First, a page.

Palau Travel Guide

Positioned in the Pacific Ocean, about 500 miles (804km) east of the Philippines, the exquisite islands of Palau are honeycombed with underwater caverns and natural reefs. With more than 700 species of corals and 1,500 species of fish, Palau has earned its reputation as an underwater wonder of the world, attracting around 50,000 visitors a year to its scuba diving paradise. Palau has been fondly dubbed 'The Underwater Serengeti'; in fact, the country is virtually unknown outside of diving circles, despite being almost as pristine above the surface as below.

Filled with historic sites dating back to at least 1,000 BC, Palau was first explored by Europeans in the 16th century and has since been under the control of Spain, Germany, Japan, and the USA, before becoming an independent nation in 1994. The islands were occupied by the Japanese during World War II and played host to one of the bloodiest battles of the war, relics of which can be seen on Peleliu Island with former battlefields, tanks, artillery, and shrines.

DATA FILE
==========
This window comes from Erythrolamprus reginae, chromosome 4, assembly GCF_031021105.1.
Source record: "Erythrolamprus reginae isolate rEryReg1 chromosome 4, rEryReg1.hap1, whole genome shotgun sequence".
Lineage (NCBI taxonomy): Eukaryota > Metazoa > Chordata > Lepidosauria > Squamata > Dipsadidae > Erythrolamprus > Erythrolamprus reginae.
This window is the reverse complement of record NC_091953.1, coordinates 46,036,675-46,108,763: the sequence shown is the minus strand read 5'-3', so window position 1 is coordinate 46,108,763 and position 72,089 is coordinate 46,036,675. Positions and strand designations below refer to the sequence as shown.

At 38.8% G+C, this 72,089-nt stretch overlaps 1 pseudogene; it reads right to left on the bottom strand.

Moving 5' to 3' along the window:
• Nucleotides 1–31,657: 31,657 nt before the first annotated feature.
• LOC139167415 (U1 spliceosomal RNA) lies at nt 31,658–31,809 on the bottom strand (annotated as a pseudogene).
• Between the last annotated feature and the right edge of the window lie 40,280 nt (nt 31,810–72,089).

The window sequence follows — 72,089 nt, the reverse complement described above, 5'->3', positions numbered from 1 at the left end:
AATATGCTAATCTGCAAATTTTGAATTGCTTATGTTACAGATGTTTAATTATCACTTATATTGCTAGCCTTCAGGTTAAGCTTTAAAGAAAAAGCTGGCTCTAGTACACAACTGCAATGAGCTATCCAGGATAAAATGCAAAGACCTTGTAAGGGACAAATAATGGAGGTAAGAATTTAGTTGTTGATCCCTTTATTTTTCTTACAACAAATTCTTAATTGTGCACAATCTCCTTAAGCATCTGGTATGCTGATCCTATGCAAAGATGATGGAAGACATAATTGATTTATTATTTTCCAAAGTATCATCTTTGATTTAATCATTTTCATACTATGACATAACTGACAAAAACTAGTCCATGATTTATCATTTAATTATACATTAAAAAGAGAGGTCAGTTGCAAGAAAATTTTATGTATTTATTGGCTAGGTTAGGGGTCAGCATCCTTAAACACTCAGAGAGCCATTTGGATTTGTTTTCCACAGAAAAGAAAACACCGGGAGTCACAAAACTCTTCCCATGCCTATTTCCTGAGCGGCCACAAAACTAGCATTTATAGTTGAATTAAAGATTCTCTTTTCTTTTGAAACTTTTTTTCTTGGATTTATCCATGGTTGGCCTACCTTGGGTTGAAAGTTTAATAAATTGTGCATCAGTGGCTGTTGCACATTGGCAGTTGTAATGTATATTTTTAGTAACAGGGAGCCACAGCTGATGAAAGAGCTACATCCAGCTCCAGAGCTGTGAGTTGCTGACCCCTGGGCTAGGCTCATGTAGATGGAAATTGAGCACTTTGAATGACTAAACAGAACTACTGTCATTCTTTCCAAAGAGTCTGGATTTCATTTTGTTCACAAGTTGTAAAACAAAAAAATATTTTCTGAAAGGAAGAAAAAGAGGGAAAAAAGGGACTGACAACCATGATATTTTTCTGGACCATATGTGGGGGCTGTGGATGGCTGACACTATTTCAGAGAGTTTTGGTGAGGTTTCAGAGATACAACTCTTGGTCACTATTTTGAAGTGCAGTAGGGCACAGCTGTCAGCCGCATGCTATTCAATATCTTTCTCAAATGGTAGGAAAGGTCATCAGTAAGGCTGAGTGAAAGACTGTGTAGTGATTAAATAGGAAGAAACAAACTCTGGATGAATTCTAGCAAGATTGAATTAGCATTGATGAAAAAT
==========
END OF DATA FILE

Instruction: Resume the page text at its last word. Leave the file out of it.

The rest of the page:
Palau is an archipelago of about 250 limestone and volcanic islands, most of which have barely been marked by human settlement and remain blanketed in dense forest. The most populous island is Koror, but the capital of Ngerulmud, along with an international airport, can be found on nearby Babeldaod Island.

Palau offers beaches, turquoise waters, sunny weather, and a plethora of activities including swimming, fishing, kayaking, dolphin watching, snorkelling, and sailing. Palau has just enough amenities to comfortably host tourists without compromising the natural beauty and island atmosphere.